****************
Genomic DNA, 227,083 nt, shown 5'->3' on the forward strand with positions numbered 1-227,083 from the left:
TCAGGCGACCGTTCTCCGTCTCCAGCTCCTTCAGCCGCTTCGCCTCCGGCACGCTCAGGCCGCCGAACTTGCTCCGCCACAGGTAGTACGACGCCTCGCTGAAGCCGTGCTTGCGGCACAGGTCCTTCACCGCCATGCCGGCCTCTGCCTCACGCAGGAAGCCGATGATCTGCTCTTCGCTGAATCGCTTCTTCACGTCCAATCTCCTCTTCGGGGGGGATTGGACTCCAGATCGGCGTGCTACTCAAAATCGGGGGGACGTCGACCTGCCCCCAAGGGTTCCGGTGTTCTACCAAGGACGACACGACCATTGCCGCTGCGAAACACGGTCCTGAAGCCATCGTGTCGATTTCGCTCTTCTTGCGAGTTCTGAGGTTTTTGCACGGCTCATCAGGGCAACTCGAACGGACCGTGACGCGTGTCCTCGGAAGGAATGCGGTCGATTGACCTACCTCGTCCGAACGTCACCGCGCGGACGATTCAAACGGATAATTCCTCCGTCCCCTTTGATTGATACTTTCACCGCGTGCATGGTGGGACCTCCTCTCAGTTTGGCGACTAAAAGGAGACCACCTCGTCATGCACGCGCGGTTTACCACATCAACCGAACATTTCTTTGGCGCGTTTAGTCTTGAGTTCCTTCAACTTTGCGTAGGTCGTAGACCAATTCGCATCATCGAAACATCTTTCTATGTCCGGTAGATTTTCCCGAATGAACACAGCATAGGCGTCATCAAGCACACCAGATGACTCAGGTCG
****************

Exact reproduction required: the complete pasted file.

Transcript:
Genomic DNA, 227,083 nt, shown 5'->3' on the forward strand with positions numbered 1-227,083 from the left:
TCAGGCGACCGTTCTCCGTCTCCAGCTCCTTCAGCCGCTTCGCCTCCGGCACGCTCAGGCCGCCGAACTTGCTCCGCCACAGGTAGTACGACGCCTCGCTGAAGCCGTGCTTGCGGCACAGGTCCTTCACCGCCATGCCGGCCTCTGCCTCACGCAGGAAGCCGATGATCTGCTCTTCGCTGAATCGCTTCTTCACGTCCAATCTCCTCTTCGGGGGGGATTGGACTCCAGATCGGCGTGCTACTCAAAATCGGGGGGACGTCGACCTGCCCCCAAGGGTTCCGGTGTTCTACCAAGGACGACACGACCATTGCCGCTGCGAAACACGGTCCTGAAGCCATCGTGTCGATTTCGCTCTTCTTGCGAGTTCTGAGGTTTTTGCACGGCTCATCAGGGCAACTCGAACGGACCGTGACGCGTGTCCTCGGAAGGAATGCGGTCGATTGACCTACCTCGTCCGAACGTCACCGCGCGGACGATTCAAACGGATAATTCCTCCGTCCCCTTTGATTGATACTTTCACCGCGTGCATGGTGGGACCTCCTCTCAGTTTGGCGACTAAAAGGAGACCACCTCGTCATGCACGCGCGGTTTACCACATCAACCGAACATTTCTTTGGCGCGTTTAGTCTTGAGTTCCTTCAACTTTGCGTAGGTCGTAGACCAATTCGCATCATCGAAACATCTTTCTATGTCCGGTAGATTTTCCCGAATGAACACAGCATAGGCGTCATCAAGCACACCAGATGACTCAGGTCG